Commercial Farmers' Union of Zimbabwe

Commercial Farmers' Union of Zimbabwe

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Aid to Zimbabwe must take account of resettled farmers on contested land

Aid to Zimbabwe must take account of resettled farmers on contested land


The UK’s decision not to help Zimbabweans who were resettled on land owned by white farmers fails to alleviate hardship

MDG : Zimbabwe education : Fanuel Mtongozi headmaster of Village 9 school

Fanuel Mtongozi, the 46-year-old headteacher of Village Nine school, says it has 450 pupils and 12 teachers up to grade seven. The school received textbooks from Unicef in 2010 but it has no furniture. Photograph: Alex Duval Smith

It is 12 years since President Robert Mugabe responded to divisions in his party and the rise of an opposition by launching a “fast-track” resettlement programme in which 4,500 white commercial farmers were thrown off the land and replaced by 150,000 black families.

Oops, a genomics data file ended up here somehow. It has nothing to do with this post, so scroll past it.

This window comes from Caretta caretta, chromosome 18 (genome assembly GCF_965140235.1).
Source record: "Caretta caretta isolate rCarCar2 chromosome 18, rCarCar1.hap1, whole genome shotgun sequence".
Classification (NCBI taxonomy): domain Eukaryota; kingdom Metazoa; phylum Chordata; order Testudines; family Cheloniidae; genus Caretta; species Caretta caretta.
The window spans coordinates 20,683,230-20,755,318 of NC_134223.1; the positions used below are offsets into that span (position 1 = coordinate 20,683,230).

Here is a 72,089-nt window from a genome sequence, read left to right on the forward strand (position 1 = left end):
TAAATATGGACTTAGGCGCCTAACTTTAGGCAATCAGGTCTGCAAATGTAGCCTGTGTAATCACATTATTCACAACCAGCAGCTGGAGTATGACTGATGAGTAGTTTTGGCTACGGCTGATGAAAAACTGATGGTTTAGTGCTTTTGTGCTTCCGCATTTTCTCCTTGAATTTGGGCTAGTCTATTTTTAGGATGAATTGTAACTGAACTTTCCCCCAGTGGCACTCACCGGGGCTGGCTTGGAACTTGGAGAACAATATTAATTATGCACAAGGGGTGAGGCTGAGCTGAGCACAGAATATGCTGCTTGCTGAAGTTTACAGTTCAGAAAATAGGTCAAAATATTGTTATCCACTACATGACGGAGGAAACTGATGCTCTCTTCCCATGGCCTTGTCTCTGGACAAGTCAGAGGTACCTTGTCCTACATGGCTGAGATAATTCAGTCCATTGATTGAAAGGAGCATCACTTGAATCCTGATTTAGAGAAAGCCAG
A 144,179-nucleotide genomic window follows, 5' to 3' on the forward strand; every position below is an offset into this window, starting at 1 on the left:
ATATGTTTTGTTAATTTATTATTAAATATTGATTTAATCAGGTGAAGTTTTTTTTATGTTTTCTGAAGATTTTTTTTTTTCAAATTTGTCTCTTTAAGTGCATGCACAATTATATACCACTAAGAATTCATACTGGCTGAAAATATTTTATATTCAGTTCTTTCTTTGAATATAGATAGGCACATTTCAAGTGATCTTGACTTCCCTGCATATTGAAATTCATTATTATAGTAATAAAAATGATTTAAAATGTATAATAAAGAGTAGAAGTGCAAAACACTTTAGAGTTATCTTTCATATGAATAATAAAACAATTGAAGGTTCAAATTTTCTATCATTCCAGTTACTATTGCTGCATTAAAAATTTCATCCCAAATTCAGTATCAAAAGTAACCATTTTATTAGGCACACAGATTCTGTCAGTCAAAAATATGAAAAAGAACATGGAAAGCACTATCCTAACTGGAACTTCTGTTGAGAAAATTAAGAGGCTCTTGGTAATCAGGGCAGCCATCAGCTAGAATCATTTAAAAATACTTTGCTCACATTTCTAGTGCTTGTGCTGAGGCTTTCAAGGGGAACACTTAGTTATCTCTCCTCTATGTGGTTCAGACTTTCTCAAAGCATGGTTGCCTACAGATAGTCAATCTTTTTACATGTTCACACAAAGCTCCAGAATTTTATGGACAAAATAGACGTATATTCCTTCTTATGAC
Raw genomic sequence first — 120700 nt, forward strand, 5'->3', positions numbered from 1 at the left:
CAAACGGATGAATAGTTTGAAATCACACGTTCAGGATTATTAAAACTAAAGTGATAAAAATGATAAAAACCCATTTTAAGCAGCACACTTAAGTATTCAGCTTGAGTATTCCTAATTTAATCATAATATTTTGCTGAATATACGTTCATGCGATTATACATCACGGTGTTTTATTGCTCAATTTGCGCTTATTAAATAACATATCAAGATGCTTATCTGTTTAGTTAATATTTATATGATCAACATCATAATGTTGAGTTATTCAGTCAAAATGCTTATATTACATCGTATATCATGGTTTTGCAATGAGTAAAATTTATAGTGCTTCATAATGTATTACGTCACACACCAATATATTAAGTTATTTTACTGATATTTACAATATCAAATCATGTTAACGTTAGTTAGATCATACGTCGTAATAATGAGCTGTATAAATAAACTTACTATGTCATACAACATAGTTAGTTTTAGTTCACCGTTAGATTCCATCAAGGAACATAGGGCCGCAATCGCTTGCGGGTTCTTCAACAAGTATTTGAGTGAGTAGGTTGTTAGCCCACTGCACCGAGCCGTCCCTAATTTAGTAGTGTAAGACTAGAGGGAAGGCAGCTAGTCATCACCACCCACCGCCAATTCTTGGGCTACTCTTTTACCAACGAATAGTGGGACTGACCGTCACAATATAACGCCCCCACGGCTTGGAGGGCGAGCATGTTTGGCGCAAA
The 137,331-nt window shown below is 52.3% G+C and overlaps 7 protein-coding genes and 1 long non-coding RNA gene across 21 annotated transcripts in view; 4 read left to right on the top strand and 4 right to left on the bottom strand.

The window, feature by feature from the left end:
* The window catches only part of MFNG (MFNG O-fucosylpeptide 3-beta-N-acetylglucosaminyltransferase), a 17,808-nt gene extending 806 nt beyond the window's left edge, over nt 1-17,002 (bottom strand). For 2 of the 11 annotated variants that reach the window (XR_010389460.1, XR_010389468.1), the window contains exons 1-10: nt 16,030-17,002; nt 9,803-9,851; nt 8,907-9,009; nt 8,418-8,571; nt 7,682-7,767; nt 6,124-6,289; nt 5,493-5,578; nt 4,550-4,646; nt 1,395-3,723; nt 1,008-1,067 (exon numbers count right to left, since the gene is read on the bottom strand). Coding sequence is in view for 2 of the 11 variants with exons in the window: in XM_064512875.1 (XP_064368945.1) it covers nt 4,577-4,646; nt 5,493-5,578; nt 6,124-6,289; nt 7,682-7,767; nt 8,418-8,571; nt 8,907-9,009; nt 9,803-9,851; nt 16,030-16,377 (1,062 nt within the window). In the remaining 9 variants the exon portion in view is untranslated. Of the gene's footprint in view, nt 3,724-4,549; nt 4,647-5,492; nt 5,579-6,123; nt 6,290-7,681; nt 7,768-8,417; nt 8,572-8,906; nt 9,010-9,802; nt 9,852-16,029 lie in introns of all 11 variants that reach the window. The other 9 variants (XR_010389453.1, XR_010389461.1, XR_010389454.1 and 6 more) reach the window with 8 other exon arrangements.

It feels as though it is almost as long since Britain took a close look at Zimbabwe and assessed what should be achieved with the £80m ($126m) of taxpayers’ money spent there each year. Britain’s priorities count. Donors, led by the US, give more than $900m per year in aid to Zimbabwe and they take their lead from the Department for International Development (DfID).

Since the land invasions began in 2000, donors have faced a conundrum: how to provide humanitarian assistance to needy people without giving a penny to their government. The challenge did not go away in 2009, when the opposition Movement for Democratic Change (MDC) was given a few ministries.

Britain came up with a good plan – to channel aid money through two conduits. These are the United Nations Children’s Fund (Unicef), which handles education, health and social welfare, and the Protracted Relief Programme (PRP), which uses NGOs to support 2 million communal farmers. The system is reactive to emergencies – such as the 2008 cholera outbreak – and has provided for consultation with MDC-controlled ministries. Importantly, it allows for the travel and business sanctions imposed against Mugabe and other individuals to appear not to affect ordinary people.